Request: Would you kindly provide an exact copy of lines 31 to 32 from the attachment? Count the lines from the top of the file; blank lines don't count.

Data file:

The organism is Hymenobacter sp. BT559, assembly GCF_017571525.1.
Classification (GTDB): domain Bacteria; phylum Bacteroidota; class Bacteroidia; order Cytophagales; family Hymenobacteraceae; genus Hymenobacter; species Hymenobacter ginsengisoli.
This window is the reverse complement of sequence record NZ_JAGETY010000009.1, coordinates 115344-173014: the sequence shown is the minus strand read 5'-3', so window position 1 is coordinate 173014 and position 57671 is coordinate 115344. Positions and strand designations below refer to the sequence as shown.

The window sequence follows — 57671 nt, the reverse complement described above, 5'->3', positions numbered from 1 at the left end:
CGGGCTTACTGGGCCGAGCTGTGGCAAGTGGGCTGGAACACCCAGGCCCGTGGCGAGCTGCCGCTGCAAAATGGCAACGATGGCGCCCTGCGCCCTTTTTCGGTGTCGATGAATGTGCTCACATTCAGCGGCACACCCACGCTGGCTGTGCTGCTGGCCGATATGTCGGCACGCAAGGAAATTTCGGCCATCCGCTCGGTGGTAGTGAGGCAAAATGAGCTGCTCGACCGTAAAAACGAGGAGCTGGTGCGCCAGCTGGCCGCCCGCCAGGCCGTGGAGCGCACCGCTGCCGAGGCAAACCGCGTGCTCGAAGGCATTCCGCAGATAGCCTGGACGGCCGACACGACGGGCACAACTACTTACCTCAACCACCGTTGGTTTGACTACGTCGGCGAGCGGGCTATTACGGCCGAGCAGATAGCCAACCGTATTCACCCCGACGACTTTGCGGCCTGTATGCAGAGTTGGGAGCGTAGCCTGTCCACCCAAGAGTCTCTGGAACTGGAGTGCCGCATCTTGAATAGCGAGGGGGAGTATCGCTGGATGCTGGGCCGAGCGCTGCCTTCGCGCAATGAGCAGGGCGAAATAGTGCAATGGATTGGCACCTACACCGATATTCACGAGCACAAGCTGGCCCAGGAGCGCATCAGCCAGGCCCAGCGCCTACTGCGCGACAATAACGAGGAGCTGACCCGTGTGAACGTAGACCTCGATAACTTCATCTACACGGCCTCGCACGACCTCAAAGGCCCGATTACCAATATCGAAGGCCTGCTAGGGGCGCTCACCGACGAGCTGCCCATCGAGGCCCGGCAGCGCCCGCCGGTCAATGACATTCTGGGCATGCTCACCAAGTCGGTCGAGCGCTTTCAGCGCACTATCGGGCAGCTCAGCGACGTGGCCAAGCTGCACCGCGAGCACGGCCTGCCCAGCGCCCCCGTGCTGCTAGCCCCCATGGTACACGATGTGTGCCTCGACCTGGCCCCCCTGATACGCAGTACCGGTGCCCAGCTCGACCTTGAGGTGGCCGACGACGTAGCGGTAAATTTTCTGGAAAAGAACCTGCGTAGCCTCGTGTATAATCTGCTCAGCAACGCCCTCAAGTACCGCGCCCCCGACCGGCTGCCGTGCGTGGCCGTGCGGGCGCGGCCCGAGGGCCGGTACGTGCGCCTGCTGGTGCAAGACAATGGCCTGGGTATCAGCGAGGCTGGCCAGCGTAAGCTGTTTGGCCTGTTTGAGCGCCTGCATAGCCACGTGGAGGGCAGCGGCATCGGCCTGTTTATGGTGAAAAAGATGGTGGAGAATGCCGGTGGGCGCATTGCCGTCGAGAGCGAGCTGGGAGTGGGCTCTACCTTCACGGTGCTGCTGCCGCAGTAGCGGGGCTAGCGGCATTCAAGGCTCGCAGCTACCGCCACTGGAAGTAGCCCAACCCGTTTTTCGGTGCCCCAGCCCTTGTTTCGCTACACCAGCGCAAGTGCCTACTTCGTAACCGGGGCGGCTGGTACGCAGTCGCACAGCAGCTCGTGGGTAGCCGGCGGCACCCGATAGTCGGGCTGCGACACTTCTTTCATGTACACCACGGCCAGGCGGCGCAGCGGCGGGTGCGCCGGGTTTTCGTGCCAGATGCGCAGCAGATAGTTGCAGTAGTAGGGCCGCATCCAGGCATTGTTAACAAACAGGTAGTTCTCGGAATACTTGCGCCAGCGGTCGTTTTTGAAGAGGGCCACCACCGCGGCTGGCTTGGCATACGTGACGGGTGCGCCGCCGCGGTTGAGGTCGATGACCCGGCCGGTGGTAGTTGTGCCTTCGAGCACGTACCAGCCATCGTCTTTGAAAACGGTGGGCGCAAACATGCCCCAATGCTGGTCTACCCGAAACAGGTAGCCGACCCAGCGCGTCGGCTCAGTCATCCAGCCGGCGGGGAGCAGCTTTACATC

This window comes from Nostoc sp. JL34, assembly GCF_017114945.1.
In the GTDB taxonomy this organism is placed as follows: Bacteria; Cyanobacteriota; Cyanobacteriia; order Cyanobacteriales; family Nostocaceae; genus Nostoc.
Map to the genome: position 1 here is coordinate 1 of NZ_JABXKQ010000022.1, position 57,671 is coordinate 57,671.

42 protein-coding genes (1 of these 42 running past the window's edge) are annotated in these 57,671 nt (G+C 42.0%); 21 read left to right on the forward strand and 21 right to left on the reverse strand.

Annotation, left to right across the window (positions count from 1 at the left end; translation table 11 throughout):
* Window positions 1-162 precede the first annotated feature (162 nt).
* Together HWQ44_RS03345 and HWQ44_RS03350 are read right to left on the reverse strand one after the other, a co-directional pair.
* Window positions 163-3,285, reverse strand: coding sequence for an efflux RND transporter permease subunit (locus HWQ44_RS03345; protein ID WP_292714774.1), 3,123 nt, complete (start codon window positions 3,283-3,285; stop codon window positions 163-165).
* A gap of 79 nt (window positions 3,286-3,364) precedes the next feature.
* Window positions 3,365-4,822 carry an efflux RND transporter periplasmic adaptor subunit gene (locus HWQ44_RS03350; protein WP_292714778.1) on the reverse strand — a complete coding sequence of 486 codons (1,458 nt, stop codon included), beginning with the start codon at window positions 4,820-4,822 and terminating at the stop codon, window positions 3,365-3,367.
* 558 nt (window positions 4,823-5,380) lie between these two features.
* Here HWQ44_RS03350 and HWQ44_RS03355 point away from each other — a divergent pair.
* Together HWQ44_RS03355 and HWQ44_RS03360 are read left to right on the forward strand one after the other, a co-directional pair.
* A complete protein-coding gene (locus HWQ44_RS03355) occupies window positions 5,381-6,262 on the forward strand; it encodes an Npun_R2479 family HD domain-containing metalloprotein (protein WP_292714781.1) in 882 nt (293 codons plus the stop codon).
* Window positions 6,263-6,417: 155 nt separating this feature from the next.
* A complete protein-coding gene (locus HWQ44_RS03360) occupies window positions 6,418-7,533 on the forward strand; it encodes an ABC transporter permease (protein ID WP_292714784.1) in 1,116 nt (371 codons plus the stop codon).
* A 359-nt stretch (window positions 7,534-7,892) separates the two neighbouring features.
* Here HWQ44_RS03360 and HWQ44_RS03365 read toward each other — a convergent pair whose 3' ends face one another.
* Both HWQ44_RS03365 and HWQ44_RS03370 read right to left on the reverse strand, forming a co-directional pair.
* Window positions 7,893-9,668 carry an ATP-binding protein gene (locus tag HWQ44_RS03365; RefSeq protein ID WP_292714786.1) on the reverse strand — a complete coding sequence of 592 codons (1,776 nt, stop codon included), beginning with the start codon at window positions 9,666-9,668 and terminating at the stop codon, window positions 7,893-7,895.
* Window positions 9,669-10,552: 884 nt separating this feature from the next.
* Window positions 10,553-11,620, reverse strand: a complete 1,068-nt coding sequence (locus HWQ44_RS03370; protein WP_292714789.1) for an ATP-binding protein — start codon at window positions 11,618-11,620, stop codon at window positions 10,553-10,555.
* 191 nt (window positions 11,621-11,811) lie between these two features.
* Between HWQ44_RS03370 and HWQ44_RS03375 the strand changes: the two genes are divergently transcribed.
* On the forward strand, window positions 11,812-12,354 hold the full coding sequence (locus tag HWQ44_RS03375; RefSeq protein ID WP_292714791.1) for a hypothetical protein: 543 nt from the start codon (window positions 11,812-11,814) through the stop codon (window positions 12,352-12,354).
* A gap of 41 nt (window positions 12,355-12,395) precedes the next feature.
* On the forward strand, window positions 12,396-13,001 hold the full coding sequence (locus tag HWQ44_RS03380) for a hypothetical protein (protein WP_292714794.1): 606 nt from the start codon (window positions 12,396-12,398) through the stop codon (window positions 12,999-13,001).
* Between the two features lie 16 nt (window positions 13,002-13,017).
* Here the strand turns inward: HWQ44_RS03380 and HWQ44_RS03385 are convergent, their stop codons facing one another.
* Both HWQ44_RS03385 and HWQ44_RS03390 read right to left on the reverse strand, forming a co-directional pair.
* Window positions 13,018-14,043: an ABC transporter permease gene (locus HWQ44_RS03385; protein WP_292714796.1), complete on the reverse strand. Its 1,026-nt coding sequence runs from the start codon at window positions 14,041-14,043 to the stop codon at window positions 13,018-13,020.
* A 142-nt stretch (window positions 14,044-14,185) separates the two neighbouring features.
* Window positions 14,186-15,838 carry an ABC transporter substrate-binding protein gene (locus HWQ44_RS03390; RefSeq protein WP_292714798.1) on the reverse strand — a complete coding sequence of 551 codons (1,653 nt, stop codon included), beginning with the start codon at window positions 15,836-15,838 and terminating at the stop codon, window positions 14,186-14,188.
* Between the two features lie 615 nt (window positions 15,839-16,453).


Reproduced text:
* A gap of 41 nt (window positions 12,355-12,395) precedes the next feature.
* On the forward strand, window positions 12,396-13,001 hold the full coding sequence (locus tag HWQ44_RS03380) for a hypothetical protein (protein WP_292714794.1): 606 nt from the start codon (window positions 12,396-12,398) through the stop codon (window positions 12,999-13,001).